A holiday with a difference

Published 21 Sep 2015 

Ian Mayo at Carnarvon ReserveIan Mayo surveys the views at Carnarvon Station Reserve. Photo Annie Mayo.

One of the most popular ways to discover and explore Bush Heritage properties is through a self-guided camping trip. Our campgrounds are set in characteristic locations with basic facilities, with access to many designated tour routes and walks.

If you’re making plans for your 2016 holidays, why not consider one of our spectacular reserves where camping is available?

Bush Heritage supporters Annie and Ian Mayo recently visited Carnarvon Station Reserve in Queensland. Here’s an account of their self‑guided camping trip:

“From Augathella there’s a long and winding road that leads to Carnarvon Station Reserve. A distance of 220km, it took us nearly five hours. Rain had made the road slippery in places, plus it seemed that every blind corner had a resident cow with skittish calf. With a small tent trailer to tow, progress was slow. We arrived weary, but not too weary to appreciate what a special place we’d arrived at.

Carnarvon Reserve vistaCarnarvon Reserve. Photo Terry Cooke.

“While travelling outback Queensland, we could have been forgiven for thinking the state didn’t have groundcover. All was dry and barren, which we’d assumed was due to the drought. But our visit to Carnarvon Station Reserve quickly dispelled that notion. The place was awash with knee‑high grass. It ran across the valley floor and under the shrubs and trees.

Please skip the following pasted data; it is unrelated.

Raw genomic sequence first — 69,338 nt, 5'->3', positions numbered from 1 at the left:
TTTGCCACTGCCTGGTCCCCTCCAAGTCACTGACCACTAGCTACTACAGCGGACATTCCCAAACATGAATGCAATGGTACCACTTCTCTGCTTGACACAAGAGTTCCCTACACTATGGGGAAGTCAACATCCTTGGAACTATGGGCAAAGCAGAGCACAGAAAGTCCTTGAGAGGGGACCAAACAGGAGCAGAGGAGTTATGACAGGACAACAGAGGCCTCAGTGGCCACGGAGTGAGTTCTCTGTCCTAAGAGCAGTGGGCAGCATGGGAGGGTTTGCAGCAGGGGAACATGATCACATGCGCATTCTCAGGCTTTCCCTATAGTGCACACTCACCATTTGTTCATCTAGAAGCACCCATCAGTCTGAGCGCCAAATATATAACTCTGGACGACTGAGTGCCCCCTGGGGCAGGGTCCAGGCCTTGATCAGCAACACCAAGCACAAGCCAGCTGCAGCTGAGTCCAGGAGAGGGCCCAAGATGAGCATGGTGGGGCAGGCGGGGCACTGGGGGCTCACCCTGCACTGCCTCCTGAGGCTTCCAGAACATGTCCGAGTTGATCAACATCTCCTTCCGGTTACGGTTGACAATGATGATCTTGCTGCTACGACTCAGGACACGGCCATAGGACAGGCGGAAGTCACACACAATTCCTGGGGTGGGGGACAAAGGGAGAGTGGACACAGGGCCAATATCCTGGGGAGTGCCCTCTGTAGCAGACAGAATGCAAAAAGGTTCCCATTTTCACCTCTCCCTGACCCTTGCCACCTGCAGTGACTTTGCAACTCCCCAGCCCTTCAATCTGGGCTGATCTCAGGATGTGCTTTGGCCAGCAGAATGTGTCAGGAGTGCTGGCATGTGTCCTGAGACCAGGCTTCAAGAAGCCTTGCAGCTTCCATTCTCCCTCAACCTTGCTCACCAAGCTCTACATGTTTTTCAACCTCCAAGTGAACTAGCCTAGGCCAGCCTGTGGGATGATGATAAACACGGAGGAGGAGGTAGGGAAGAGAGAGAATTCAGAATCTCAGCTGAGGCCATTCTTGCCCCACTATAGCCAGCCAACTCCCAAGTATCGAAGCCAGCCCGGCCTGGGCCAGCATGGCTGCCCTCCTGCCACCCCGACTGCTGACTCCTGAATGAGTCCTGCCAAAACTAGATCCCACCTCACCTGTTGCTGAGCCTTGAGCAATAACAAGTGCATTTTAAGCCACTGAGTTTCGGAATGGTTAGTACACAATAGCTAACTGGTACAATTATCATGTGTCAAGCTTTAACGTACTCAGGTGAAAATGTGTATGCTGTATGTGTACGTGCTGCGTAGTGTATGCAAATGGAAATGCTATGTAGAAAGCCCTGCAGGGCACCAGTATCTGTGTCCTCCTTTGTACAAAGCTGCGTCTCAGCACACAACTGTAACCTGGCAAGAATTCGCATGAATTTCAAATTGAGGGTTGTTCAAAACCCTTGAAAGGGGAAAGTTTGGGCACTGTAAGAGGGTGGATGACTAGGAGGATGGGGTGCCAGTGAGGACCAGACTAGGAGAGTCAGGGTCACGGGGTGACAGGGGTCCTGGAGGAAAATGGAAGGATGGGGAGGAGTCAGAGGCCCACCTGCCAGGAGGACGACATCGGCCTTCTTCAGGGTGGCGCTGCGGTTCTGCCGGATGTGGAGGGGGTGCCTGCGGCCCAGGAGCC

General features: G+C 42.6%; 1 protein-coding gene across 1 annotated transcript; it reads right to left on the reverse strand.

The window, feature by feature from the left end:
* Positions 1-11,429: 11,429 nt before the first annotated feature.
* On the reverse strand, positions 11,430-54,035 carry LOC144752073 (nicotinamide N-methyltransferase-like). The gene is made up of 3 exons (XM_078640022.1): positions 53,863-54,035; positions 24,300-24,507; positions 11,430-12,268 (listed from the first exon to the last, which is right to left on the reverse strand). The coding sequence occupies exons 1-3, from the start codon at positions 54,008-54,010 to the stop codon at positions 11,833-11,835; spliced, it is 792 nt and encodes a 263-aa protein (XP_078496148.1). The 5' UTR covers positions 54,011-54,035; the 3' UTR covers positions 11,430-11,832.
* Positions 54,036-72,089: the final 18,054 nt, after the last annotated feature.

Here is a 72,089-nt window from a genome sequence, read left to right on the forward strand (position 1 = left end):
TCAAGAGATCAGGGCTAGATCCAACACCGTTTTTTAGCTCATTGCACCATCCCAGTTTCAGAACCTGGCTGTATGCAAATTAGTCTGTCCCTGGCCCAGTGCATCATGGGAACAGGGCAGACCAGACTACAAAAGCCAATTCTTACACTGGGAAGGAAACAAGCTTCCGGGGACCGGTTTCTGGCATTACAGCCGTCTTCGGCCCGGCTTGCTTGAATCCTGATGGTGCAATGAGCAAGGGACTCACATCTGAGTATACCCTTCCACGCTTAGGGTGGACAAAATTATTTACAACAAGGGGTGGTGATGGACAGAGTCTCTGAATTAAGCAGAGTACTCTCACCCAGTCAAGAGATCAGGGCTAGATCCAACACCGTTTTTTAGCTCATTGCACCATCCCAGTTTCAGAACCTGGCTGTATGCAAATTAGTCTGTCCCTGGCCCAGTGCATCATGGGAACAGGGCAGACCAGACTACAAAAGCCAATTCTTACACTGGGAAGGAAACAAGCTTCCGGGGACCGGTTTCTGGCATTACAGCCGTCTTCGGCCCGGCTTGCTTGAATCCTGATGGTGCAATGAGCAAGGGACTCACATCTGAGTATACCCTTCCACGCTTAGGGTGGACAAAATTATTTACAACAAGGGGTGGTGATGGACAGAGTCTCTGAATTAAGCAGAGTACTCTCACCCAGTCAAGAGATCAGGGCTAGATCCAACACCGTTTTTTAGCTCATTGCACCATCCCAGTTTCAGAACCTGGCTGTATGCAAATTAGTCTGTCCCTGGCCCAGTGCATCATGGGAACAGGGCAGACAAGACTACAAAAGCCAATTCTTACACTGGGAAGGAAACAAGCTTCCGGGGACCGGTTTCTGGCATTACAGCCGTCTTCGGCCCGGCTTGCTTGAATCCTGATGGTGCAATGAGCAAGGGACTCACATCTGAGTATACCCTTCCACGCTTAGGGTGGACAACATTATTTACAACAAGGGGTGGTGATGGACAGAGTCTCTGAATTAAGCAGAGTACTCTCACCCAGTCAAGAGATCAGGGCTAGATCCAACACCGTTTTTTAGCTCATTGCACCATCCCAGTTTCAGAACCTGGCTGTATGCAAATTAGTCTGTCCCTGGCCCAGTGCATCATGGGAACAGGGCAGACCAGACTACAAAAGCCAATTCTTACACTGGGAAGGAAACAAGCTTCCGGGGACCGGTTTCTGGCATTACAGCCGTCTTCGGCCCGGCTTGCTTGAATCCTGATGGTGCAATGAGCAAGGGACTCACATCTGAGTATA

“The campground is delightful and overlooks a small billabong. In the gathering dusk we had dinner while enjoying the stars in absolute quiet.

“The reserve is big. The main track, called ‘The Spine’, is 50km long and runs along a valley floor with steep escarpments on either side. Since we didn’t wish to spend most of our time in the car, we chose just a couple of small side trips and generally walked. A short hike up the White Stallion escarpment track gave wonderful views.

“Along the Spine we saw many birds – Wedge‑tailed Eagles, Australian Bustards, Pale‑headed Rosellas and little Buttonquail. We also spooked two Spotted Harriers, which then took to ground in the grass.

It was Carnarvon Station Reserve magic and we’ll be back to experience more.

Visiting our reserves in 2016

Bush Heritage campgrounds are available at the following locations:

You'll need to make a booking. You can also experience Bush Heritage’s work at Hamelin Station in Shark Bay, WA. We're continuing to run the Station Stay, which offers accommodation, campsites and various facilities. For more information, go to www.hamelinstationstay.com.au

For more information about these and other visitor opportunities, see our visitation page or contact Katrina Blake on (03) 8610 9100.